Oct 22, 2016 – After a second rest day, in Le Puy-en-Velay, and a sprint stage to Romans-sur-Isère, the peloton in next year’s Tour de France (#TDF2017), announced this week, heads to the country’s fifth mountain range: the French Alps. The first of two stages in the High Alps, stage 17, features three of the Tour’s iconic climbs: the Croix-de-Fer, Télégraphe and Galibier—which is at the 2017 Tour’s highest elevation of 8,668 feet (2,642 meters). The Galibier was first included in the race in 1911 and has been climbed a total of 58 times in Tour history.
#PelotonShorts by John Wilcockson/Photo by Yuzuru Sunada
The last time the tour tackled the northern approach to the Télégraphe-Galibier combo was in 2011, when it was the last mountain stage (with a stage finish at L’Alpe d’Huez). It was the last chance for previous champion Alberto Contador to turn things around after he lost time to ultimate winner Cadel Evans and the Schleck brothers (Andy and Fränk) the previous day on a stage that climbed the other side of the Galibier.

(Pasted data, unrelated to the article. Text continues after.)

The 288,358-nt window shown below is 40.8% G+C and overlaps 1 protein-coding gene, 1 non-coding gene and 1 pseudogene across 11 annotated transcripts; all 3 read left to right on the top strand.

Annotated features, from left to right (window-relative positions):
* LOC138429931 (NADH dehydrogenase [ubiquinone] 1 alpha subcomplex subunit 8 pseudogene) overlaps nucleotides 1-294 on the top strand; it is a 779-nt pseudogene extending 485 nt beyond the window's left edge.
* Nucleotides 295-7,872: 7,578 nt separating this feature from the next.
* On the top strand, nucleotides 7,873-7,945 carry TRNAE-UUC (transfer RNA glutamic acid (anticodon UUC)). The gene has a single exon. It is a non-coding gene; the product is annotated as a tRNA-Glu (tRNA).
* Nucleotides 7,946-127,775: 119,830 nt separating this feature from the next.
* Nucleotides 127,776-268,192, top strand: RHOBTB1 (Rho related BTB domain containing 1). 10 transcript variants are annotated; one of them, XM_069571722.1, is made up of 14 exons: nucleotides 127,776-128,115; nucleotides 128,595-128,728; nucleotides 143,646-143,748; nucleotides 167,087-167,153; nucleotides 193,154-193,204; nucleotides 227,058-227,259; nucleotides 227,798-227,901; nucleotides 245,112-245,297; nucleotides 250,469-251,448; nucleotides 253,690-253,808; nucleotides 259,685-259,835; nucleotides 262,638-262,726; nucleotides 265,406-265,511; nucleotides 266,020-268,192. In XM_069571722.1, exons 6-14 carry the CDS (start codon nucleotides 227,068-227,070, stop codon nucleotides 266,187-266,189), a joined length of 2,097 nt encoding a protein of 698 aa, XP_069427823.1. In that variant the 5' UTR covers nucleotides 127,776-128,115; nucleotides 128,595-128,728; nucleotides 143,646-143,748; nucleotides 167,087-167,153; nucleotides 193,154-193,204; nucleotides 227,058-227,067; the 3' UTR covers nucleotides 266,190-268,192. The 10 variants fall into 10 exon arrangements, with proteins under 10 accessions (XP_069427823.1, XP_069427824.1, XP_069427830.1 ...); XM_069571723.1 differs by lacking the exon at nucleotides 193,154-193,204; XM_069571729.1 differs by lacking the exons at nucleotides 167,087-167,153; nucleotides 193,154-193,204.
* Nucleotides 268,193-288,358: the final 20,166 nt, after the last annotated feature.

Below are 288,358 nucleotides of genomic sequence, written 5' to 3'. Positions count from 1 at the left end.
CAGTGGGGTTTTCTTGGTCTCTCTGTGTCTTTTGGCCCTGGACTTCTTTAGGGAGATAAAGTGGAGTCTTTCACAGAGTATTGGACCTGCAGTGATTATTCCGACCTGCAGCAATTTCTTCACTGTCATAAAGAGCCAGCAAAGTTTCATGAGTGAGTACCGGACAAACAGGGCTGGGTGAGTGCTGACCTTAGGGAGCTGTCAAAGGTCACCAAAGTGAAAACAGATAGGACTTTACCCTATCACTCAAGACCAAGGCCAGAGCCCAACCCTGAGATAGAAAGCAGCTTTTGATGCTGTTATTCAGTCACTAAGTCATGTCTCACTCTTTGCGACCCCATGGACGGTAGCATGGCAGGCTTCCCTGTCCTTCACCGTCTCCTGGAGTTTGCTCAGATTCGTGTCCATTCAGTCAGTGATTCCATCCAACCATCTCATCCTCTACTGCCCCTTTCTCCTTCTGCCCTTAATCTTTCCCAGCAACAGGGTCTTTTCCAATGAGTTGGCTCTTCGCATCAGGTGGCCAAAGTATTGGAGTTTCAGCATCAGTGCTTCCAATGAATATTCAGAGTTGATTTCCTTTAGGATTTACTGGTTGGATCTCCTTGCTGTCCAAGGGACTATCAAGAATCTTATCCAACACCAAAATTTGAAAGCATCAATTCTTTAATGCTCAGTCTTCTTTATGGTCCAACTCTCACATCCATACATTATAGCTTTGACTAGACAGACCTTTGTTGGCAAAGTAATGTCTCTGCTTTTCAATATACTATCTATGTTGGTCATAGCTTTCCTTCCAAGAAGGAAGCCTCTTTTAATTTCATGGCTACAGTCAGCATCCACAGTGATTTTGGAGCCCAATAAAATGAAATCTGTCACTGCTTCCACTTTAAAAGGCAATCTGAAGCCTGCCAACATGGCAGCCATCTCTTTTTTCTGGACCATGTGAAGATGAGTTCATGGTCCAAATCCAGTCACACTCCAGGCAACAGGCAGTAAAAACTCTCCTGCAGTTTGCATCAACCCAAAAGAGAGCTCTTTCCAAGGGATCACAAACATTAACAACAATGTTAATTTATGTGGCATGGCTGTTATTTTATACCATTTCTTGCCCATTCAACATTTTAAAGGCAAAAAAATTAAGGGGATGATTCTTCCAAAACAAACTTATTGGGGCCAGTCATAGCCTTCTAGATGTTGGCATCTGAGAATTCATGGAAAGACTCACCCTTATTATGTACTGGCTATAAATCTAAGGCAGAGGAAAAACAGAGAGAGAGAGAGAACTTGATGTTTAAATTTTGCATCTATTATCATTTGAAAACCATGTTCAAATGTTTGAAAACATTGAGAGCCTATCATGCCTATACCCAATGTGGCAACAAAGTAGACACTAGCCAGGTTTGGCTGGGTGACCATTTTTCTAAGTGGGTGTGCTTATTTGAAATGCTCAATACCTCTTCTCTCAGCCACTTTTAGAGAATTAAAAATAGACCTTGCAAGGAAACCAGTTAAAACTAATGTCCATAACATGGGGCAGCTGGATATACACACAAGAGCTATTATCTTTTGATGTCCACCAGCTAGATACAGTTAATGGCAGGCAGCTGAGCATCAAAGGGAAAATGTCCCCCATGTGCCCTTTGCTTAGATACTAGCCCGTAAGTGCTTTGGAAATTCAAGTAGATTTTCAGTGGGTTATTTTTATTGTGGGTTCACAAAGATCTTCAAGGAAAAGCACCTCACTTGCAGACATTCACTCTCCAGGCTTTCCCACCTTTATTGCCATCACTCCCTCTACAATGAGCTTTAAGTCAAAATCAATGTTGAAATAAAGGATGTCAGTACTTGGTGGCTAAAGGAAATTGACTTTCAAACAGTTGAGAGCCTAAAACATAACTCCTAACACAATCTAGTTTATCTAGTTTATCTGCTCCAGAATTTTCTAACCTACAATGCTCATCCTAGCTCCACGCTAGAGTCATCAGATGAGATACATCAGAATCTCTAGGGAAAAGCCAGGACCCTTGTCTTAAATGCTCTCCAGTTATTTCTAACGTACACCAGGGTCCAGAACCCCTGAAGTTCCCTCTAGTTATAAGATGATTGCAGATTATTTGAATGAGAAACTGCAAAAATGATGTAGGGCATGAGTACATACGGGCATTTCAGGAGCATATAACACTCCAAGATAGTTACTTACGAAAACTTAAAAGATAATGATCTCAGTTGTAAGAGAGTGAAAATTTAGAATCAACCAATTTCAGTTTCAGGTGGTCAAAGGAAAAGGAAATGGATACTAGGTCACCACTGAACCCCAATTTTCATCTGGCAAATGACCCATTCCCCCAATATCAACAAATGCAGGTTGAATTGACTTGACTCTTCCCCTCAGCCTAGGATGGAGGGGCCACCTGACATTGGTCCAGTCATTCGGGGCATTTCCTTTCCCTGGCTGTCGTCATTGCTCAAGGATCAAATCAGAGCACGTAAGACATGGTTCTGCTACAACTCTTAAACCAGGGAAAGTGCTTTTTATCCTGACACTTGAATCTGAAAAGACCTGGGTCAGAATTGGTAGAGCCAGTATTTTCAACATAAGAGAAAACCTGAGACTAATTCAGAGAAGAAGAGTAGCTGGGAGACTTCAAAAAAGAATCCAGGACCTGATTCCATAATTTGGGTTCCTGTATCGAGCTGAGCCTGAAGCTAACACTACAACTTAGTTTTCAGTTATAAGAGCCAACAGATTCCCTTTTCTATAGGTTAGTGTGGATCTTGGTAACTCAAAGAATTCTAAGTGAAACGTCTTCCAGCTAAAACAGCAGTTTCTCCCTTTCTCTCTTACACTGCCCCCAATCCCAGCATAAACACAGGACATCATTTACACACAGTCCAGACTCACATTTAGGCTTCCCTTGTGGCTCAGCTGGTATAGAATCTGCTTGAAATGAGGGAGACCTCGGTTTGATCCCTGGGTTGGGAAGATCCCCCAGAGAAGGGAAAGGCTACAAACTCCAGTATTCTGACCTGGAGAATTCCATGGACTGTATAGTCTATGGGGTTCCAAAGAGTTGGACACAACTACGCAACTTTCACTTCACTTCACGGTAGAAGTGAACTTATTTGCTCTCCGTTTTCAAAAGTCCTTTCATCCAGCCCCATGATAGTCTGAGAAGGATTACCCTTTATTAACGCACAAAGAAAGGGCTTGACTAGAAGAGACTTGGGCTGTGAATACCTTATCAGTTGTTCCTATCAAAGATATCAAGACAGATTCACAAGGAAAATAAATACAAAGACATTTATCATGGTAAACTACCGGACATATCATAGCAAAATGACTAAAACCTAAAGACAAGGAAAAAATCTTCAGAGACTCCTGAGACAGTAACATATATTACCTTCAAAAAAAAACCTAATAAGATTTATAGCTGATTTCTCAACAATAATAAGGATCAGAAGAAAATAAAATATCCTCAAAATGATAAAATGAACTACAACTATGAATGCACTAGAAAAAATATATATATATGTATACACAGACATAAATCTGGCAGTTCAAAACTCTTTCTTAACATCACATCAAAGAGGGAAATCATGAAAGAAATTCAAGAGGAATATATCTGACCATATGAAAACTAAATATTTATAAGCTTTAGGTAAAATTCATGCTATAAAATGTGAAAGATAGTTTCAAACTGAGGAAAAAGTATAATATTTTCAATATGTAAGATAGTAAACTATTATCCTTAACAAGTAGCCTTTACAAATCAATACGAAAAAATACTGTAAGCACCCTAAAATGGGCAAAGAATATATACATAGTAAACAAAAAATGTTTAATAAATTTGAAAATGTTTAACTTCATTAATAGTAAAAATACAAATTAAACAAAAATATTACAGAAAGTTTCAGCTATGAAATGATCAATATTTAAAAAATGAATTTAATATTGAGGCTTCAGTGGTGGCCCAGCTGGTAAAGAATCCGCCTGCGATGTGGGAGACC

This image shows Contador making his all-out attack on the Galibier’s southern descent, hugging the very edge of the road above a thousands-of-feet drop-off. Next year, this will be the scenario of the 28-kilometer downhill to the stage finish in Serre-Chevalier. Perhaps Contador, now with the Trek-Segafredo team, will again be on the attack…